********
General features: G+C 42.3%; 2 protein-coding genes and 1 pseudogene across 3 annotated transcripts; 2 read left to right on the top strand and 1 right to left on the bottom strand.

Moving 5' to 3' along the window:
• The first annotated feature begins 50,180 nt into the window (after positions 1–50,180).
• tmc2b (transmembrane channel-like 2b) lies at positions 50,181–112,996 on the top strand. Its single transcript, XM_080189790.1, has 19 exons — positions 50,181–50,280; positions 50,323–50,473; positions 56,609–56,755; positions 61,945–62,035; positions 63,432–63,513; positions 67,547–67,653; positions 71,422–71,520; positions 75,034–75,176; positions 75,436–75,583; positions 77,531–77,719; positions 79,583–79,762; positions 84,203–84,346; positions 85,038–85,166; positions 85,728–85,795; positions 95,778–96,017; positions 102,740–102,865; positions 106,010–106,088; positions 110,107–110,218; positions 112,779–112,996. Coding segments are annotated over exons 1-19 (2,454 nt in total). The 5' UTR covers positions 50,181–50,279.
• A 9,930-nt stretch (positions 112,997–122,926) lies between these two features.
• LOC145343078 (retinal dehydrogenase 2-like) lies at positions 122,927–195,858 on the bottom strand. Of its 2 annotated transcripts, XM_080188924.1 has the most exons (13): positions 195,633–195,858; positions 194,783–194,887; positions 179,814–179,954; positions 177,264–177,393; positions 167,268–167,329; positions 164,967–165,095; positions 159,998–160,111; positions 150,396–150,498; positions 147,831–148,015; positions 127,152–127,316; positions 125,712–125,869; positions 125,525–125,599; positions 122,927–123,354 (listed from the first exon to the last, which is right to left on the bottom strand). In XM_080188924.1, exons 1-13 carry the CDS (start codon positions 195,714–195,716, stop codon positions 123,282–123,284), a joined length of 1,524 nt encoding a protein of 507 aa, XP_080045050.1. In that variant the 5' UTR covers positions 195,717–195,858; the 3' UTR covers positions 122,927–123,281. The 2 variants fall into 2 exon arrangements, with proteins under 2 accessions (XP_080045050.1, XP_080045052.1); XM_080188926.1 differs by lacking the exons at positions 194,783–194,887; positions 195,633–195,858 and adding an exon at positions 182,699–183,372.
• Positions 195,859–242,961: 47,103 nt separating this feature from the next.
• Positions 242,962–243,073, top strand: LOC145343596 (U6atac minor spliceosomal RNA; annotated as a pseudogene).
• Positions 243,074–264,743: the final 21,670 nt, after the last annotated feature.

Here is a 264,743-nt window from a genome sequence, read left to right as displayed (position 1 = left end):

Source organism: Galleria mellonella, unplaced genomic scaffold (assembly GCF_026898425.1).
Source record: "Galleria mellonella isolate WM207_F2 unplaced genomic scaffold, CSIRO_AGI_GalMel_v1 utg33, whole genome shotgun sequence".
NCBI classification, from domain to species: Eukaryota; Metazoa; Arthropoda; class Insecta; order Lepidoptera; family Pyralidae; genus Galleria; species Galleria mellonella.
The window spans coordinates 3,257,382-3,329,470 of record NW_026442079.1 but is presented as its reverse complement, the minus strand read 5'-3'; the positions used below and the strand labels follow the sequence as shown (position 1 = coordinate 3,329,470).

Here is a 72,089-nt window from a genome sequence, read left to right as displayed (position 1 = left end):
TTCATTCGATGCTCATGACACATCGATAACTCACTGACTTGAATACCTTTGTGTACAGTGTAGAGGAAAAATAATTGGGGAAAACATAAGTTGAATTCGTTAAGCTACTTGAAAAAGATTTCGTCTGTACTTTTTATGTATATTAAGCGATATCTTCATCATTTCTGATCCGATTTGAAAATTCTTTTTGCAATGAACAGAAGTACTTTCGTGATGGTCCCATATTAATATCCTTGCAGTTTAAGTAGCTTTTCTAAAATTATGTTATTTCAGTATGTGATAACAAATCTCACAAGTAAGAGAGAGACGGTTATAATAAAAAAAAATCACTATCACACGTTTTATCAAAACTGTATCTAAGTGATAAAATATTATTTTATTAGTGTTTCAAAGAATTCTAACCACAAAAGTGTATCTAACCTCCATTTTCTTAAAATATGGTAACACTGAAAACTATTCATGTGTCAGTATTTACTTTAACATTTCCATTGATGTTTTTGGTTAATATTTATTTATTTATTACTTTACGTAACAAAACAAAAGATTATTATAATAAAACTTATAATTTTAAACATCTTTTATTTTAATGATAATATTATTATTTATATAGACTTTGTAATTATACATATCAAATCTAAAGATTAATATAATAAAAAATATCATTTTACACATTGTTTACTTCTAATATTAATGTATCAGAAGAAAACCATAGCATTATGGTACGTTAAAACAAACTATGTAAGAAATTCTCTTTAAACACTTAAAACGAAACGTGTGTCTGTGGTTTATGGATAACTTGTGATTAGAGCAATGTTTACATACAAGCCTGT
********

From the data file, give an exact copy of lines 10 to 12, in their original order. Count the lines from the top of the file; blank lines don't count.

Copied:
Here is a 264,743-nt window from a genome sequence, read left to right as displayed (position 1 = left end):

Source organism: Galleria mellonella, unplaced genomic scaffold (assembly GCF_026898425.1).
Source record: "Galleria mellonella isolate WM207_F2 unplaced genomic scaffold, CSIRO_AGI_GalMel_v1 utg33, whole genome shotgun sequence".